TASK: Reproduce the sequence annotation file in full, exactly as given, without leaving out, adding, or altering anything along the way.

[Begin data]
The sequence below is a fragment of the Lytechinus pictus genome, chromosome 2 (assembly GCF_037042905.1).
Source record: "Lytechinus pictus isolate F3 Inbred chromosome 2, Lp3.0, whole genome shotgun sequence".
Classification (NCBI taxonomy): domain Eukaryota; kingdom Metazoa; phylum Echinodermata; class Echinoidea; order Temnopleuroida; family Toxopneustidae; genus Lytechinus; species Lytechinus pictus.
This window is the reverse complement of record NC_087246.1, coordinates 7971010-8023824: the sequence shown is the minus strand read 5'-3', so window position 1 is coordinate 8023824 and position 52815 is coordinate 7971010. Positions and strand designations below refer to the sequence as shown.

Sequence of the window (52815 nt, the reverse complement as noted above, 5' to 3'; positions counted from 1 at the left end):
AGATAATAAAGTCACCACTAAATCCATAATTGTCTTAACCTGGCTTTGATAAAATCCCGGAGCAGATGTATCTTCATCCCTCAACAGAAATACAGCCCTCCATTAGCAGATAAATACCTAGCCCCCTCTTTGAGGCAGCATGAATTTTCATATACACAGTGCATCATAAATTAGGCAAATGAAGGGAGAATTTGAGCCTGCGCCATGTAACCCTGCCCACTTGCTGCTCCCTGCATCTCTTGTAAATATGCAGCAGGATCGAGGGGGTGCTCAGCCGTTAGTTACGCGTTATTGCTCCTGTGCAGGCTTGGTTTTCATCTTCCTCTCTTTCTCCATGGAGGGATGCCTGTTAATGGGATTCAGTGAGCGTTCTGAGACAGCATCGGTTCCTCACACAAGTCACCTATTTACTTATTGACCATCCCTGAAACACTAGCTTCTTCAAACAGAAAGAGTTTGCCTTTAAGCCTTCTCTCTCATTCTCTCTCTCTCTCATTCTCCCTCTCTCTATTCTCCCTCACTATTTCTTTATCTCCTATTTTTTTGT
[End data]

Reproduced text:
The sequence below is a fragment of the Lytechinus pictus genome, chromosome 2 (assembly GCF_037042905.1).
Source record: "Lytechinus pictus isolate F3 Inbred chromosome 2, Lp3.0, whole genome shotgun sequence".
Classification (NCBI taxonomy): domain Eukaryota; kingdom Metazoa; phylum Echinodermata; class Echinoidea; order Temnopleuroida; family Toxopneustidae; genus Lytechinus; species Lytechinus pictus.
This window is the reverse complement of record NC_087246.1, coordinates 7971010-8023824: the sequence shown is the minus strand read 5'-3', so window position 1 is coordinate 8023824 and position 52815 is coordinate 7971010. Positions and strand designations below refer to the sequence as shown.

Sequence of the window (52815 nt, the reverse complement as noted above, 5' to 3'; positions counted from 1 at the left end):
AGATAATAAAGTCACCACTAAATCCATAATTGTCTTAACCTGGCTTTGATAAAATCCCGGAGCAGATGTATCTTCATCCCTCAACAGAAATACAGCCCTCCATTAGCAGATAAATACCTAGCCCCCTCTTTGAGGCAGCATGAATTTTCATATACACAGTGCATCATAAATTAGGCAAATGAAGGGAGAATTTGAGCCTGCGCCATGTAACCCTGCCCACTTGCTGCTCCCTGCATCTCTTGTAAATATGCAGCAGGATCGAGGGGGTGCTCAGCCGTTAGTTACGCGTTATTGCTCCTGTGCAGGCTTGGTTTTCATCTTCCTCTCTTTCTCCATGGAGGGATGCCTGTTAATGGGATTCAGTGAGCGTTCTGAGACAGCATCGGTTCCTCACACAAGTCACCTATTTACTTATTGACCATCCCTGAAACACTAGCTTCTTCAAACAGAAAGAGTTTGCCTTTAAGCCTTCTCTCTCATTCTCTCTCTCTCTCATTCTCCCTCTCTCTATTCTCCCTCACTATTTCTTTATCTCCTATTTTTTTGT